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November 25, 2017
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Is it Cold War II Already?

By Gulshan Luthra Published: April 2017
 

New Delhi. The April 13 Mother of All Bombs (MOAB) strike by the United States on ISIS terrorists in Afghanistan has triggered suggestions that a second round of Cold War is set to begin. Particularly as the new US President, Donald Trump, seems to be brash, abrasive and capable of taking action without thinking of consequences.

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In fact, the Second Cold War, or the Cold War II, has been in the making due to the increasing rise of Islamic terrorism from Pakistan and Afghanistan to the Middle East drawing inevitable military interventions by the major powers, Russia’s anger at the US-led bombings in Syria where it wants President Bashar Assad to stay, and China’s attempts to annex most of the South China Sea and also the acquisition of Pakistan’s Arabian Sea port of Gwadar for 40 or more years as a strategic naval base with its operational Command and Control lying with Beijing.

The developments have been there, and Mr Trump’s hard-line statements have only made them come to the fore. Both Russia and China have stepped up military movements on land, air and sea, particularly around US allies like Japan.

The official Russian news agency Sputnik is steadily issuing hard-hitting statements against the US, particularly against Mr Trump, and has let it be known that Russian strategic bombers like Tu-95 are flying near the US and western countries, and battle ships are out in the Pacific near Japan and South Korea.

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North Korea, China’s second military ally after Pakistan, has warned again to destroy the US with long range nuclear missiles, and the US has vowed to penalise if it conducts another nuclear or missile test. As it happens, it may be remembered, Islamabad got its missile technology from Pyongyang in exchange for nuclear weapons tech, apparently with blessings from Beijing.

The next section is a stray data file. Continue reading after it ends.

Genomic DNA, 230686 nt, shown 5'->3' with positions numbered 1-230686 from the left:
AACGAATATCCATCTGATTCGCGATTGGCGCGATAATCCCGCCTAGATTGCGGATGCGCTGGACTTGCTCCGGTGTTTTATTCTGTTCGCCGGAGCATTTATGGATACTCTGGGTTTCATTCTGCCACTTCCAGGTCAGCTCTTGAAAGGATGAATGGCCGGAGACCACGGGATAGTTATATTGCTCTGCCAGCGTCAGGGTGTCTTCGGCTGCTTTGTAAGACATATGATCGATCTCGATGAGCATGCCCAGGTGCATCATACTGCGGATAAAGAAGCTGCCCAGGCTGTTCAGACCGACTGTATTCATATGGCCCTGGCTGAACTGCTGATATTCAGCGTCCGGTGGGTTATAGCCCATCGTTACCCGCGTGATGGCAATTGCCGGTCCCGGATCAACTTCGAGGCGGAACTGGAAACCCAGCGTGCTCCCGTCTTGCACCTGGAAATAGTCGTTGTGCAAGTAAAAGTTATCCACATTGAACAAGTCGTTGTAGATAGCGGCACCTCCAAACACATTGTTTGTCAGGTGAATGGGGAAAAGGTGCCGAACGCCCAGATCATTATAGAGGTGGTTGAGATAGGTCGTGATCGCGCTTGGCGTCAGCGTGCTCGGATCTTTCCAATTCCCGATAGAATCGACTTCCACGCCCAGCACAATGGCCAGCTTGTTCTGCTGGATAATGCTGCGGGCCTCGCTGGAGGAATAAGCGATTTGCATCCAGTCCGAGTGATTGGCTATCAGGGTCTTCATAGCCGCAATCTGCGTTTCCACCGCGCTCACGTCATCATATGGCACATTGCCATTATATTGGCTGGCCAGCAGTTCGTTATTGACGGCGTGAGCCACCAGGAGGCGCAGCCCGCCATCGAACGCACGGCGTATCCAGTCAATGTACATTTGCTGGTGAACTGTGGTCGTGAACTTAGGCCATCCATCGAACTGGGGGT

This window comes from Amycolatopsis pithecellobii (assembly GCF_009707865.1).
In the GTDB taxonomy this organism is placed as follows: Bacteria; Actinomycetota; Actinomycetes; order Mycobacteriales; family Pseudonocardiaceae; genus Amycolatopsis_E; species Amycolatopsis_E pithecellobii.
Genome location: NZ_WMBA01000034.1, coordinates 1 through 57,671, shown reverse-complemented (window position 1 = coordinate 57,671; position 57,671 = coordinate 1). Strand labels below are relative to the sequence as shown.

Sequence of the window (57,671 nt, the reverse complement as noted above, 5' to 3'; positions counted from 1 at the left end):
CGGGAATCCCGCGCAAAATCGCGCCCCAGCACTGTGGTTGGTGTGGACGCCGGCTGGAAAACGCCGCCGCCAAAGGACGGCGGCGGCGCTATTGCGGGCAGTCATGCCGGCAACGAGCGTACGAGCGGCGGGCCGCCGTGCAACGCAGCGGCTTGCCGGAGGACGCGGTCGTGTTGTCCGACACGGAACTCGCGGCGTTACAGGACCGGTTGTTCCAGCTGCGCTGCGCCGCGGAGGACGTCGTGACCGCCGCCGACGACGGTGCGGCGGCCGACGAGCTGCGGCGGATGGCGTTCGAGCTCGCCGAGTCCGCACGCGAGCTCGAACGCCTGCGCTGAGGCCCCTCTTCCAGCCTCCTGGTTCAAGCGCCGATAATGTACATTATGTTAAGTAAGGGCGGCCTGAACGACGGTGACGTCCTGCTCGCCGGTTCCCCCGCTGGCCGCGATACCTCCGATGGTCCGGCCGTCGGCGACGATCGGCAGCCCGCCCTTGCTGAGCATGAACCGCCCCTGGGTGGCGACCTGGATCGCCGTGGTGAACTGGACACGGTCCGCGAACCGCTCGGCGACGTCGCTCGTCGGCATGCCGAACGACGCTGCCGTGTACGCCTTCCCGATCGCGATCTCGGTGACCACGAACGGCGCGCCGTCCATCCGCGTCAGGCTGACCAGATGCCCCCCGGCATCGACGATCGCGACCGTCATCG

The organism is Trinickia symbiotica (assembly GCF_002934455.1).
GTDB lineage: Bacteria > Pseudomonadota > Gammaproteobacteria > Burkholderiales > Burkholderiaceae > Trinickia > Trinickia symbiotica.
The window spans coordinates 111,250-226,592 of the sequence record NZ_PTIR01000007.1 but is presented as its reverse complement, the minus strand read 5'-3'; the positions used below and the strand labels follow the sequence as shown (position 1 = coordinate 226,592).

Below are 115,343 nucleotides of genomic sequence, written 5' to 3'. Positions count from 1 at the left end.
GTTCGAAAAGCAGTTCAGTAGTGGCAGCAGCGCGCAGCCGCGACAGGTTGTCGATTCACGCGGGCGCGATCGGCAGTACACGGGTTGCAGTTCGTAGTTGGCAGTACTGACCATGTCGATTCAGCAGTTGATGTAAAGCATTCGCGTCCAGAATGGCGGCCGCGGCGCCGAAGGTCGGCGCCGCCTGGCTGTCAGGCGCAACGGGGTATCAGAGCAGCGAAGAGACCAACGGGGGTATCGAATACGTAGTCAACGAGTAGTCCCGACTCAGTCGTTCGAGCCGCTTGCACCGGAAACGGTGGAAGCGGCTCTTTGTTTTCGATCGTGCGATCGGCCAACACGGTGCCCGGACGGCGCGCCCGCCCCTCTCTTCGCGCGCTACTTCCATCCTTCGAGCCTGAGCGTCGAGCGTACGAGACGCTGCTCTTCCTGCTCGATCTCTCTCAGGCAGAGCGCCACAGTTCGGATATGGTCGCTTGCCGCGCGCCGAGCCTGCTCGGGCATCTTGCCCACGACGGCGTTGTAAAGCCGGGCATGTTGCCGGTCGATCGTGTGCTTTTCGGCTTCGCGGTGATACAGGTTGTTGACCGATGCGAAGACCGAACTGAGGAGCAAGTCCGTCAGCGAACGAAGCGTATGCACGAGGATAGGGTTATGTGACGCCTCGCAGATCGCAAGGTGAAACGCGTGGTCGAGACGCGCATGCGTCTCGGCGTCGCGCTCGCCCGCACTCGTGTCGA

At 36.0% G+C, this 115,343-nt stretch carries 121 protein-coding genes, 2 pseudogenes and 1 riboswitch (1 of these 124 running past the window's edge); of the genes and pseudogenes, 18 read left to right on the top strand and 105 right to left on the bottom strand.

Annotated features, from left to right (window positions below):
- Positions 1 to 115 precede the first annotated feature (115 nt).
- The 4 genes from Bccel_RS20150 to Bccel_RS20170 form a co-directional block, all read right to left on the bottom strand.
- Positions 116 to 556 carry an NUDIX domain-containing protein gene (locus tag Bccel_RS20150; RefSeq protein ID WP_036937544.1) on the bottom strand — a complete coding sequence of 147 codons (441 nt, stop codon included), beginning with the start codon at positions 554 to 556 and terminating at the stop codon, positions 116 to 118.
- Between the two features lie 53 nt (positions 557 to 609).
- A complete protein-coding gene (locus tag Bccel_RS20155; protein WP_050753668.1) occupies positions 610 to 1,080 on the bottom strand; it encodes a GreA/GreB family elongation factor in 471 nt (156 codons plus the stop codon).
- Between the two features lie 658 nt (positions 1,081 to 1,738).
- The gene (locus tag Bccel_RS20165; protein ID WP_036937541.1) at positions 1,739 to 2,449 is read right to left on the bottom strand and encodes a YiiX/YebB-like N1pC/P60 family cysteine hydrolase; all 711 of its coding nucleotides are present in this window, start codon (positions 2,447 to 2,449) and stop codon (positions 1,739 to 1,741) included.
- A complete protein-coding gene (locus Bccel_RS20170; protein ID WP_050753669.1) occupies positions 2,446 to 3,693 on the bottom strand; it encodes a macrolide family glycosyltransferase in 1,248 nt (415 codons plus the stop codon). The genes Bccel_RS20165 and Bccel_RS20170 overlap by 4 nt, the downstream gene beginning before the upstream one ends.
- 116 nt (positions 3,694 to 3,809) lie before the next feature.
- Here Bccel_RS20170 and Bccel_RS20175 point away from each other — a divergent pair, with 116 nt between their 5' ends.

US, western and Afghan forces have had tough time in fighting the Islamic terrorists who hide in, and operate from, the deep caves in the mountains. The terrorists conduct guerilla strikes from these caves and move back in, and according to reports from Washington, the commander of the US and international forces in Afghanistan, General John Nicholson, had been considering the use of America’s biggest non-nuclear bomb, the MOAB, or Massive Ordnance Air Blast Bomb, for some time.

In military terms, this was the right and appropriate weapon to demolish the deep caves and kill everyone – reportedly about a hundred at that time – in them by burning out the oxygen.

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Nonetheless, the use of this Mother of All Bombs, technically designated GBU 43/B, has proved to be earth shattering in the global canvas of power play. To Russia and China, and those opposed to the US, this indicates an aggressive willingness on the part of Mr Trump to execute some threats he has been making.

Surprisingly, more than China, it is Russia which is challenging the US with rhetoric and news reports of its new military innovations like making the world’s biggest nuclear submarine, and supplying new air defence missiles like S400, or still newer, to Syria.

As for Gwadar, and the string of naval facilities China is creating in the Indian Ocean, the implications are enormous. For China, Gwadar will now be The Pivot of its Look West strategy; it will be second non-regional, non-Indian Ocean power after the US to be there, not just for oil and trade but to play a dominant role in the warm waters of the Indian Ocean and beyond.

As against the two former players in Cold War I, the United States and Soviet Union, this time, there are three, and although Russia may have more military muscle in terms of equipment, China will be placed far better to deliver its arsenal, thanks to its emerging Gwadar military base, some 70 submarines, three (including those planned) aircraft carriers, and a large fleet of ships that should have Gwadar as a home port.

China has purchased some 5,000 acres of real estate in and around Gwadar, and for all practical purposes; it will be a Chinese Foreign Territory.

The implications are not only enormous, but ominous. The Cold War II will be bitter, and more threatening to humanity than the Cold War I.

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